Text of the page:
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Black DiamondLa SportivaMammut

R275 LT Harness - Men's

Arc'teryx R275 LT Harness - Men's


3 5 (6)


Big Gun Harness

Black Diamond Big Gun Harness


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Calidris Harness - Men's

Petzl Calidris Harness - Men's


5 5 (15)


Ethos Harness - Women's

Black Diamond Ethos Harness - Women's


5 5 (2)


R260 LT Harness - Women's

Arc'teryx R260 LT Harness - Women's


4 5 (3)


Cyrus Harness

Edelrid Cyrus Harness




R300 Harness - Men's

Arc'teryx R300 Harness - Men's

$111.71 $148.95 25% Off

5 5 (17)

How to Buy a Climbing Harness

A climbing harness distributes your bodyweight and provides a secure tie-in point. Although harnesses are specialized for different types of climbing, there are basic features every harness has in common: a waist belt with a manual double-back buckle or an automatic double-back buckle, adjustable or fixed leg loops, two tie-in points, and a belay loop that connects the tie-in points.

Sport climbing harnesses are designed to be as low profile and lightweight as possible. They will typically have minimal padding, fixed leg loops, and a couple of gear loops. Shop Sport Climbing Harnesses
Related Content Sport Climbing Essentials
Bigwall and trad climbing harnesses provide more comfort and versatility for longer routes that involve lots of gear and time spent on the wall. They will typically have extra padding, adjustable leg loops, at least four gear loops, and a rear haul loop. Shop Trad Climbing Harnesses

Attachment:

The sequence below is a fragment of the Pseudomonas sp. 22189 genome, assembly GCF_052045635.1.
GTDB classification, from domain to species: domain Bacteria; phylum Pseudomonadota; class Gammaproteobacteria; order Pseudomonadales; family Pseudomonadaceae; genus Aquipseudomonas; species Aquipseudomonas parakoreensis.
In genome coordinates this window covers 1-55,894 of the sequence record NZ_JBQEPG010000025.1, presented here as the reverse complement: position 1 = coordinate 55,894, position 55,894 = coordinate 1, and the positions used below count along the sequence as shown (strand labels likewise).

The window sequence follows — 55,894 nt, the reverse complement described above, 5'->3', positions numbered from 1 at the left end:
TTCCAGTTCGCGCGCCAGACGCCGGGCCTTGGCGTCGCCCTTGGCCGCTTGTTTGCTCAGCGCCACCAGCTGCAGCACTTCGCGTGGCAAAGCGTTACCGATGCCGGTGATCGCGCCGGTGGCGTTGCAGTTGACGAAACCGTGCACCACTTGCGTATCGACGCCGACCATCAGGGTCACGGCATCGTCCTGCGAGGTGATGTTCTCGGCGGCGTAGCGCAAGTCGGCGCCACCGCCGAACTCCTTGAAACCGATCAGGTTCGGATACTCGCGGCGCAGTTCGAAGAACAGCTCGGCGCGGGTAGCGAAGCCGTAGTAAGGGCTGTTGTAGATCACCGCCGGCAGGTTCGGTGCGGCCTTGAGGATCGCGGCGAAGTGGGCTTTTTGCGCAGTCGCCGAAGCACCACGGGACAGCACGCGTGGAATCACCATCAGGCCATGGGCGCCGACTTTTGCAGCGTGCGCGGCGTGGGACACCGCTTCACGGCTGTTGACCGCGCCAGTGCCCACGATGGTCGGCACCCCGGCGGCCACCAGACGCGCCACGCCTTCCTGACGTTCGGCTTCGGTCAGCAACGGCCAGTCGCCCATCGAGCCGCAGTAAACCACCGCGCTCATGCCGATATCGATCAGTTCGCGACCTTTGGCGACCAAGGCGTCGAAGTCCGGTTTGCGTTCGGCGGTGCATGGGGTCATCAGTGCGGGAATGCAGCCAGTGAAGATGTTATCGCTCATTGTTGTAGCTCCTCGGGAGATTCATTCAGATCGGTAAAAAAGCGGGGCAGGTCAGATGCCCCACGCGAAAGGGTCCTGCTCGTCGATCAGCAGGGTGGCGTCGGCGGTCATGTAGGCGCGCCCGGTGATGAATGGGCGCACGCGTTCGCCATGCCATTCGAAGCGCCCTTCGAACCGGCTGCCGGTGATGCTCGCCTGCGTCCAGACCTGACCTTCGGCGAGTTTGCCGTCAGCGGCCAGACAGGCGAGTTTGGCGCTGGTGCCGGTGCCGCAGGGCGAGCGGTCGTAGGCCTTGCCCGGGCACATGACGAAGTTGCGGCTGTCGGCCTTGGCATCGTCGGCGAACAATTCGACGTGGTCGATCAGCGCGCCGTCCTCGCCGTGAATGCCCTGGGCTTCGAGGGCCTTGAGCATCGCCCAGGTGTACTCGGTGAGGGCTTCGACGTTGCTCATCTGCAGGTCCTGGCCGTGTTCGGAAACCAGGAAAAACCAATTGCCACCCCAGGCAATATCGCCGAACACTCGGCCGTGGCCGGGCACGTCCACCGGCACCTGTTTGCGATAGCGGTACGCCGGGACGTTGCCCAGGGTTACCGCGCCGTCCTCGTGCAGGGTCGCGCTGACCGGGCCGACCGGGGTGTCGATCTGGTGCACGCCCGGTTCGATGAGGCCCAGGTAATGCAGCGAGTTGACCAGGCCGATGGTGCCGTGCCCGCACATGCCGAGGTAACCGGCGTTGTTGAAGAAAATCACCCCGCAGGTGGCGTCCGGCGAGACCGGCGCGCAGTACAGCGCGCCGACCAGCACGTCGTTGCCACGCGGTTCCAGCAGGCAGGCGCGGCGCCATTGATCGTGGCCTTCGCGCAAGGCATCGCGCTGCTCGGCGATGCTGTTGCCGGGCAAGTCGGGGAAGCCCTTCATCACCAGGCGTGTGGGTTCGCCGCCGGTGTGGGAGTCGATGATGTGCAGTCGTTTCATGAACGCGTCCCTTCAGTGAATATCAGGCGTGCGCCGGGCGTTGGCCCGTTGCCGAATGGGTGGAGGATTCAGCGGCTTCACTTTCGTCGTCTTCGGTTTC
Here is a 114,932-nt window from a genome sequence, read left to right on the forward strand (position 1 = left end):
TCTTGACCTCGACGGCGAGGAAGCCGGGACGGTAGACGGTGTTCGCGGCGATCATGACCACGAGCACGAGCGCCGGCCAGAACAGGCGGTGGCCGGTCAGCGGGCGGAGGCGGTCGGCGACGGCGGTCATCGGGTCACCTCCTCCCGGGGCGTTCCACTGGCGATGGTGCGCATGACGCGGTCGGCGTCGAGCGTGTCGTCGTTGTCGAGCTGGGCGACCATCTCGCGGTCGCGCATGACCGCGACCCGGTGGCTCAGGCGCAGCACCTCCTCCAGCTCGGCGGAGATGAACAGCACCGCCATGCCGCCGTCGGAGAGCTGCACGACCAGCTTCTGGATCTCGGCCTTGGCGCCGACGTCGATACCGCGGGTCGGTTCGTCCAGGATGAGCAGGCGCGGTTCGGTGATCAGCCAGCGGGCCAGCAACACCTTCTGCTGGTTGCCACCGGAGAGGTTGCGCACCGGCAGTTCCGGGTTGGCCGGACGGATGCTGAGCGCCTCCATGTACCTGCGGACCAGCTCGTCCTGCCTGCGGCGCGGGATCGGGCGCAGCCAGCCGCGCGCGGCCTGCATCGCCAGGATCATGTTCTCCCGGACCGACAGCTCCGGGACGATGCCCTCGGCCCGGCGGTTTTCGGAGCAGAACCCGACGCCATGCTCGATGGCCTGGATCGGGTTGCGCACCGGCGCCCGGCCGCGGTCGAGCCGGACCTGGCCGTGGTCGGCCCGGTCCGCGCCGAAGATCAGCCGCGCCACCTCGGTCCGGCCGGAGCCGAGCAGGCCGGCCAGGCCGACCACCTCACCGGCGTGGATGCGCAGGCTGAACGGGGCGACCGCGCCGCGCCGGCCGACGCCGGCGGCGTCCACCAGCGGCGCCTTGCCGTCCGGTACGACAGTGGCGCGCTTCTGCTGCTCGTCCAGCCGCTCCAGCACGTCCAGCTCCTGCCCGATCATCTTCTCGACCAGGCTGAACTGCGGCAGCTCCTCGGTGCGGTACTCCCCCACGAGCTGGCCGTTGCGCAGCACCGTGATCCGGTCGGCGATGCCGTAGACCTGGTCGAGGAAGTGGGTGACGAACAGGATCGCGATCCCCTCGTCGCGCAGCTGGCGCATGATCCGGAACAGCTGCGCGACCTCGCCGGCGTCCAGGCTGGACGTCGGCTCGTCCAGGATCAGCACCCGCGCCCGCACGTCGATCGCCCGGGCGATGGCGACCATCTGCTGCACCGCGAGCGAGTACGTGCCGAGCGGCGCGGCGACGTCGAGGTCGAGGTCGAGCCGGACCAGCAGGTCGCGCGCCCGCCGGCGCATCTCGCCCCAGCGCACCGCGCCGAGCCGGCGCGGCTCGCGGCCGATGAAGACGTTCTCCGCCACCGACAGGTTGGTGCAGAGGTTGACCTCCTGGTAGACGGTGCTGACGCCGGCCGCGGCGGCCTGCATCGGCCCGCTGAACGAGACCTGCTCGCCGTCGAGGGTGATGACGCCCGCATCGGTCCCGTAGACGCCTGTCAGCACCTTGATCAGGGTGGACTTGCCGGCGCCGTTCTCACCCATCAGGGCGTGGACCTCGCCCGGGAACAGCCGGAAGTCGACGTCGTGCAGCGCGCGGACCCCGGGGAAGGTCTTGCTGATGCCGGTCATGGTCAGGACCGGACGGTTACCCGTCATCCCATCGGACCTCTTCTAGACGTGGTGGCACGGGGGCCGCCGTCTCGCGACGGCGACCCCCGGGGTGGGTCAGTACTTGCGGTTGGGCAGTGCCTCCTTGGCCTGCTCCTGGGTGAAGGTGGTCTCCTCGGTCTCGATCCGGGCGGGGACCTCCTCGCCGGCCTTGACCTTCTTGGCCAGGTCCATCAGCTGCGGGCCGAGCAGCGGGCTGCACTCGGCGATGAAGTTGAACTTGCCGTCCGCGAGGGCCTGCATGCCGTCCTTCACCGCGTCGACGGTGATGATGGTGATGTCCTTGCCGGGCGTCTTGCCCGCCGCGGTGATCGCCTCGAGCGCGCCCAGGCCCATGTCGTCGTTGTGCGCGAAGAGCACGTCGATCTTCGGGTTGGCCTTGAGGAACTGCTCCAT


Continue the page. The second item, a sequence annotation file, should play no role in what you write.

Related Content How to Build Your First Trad Rack
Ice climbing harnesses are similar to trad climbing harnesses, but they include features geared towards cold weather and ice climbing equipment. These include leg loops that adjust to fit winter clothing, at least four gear loops, a rear haul loop, and clipper slots for attaching ice screws and tools. Shop Mountaineering & Ice Climbing Harnesses
Related Content The Basics of Alpine Rock Climbing

How to Choose Gloves and Mittens

Protect Your Hands from the Weather
How to Choose Gloves & Mittens

From what you wear on your head to what covers your toes, every article of clothing has a particular purpose in the outdoors. Gloves protect your fingers and allow fine motor control while mittens offer extra warmth by allowing your fingers more skin-on-skin contact. Hybrid gloves (also called lobster mittens) offer the warmth of mittens and the dexterity of gloves. Consider the following aspects when shopping for hand protection: weather conditions, insulation, and design or shape.


For cold and wet weather, look for winter handwear with a waterproof coating (DWR) or waterproof shell fabric like Gore-Tex and plenty of insulation. Often, a waterproof breathable shell fabric will help to protect your hands from the warmth-robbing effects of wind.


For cold conditions or cold hands, insulated handwear is the only way to go. Synthetic insulations like PrimaLoft dry quickly and are less affected by moisture than down insulation. Down offers the best warmth-to-weight ratio.


A gauntlet-style cuff keeps wetness and cold air from creeping up the sleeve of your jacket. This design can feel bulky to some so if you want a sleeker fit look for a glove with a slim cuff that slips under your jacket cuff.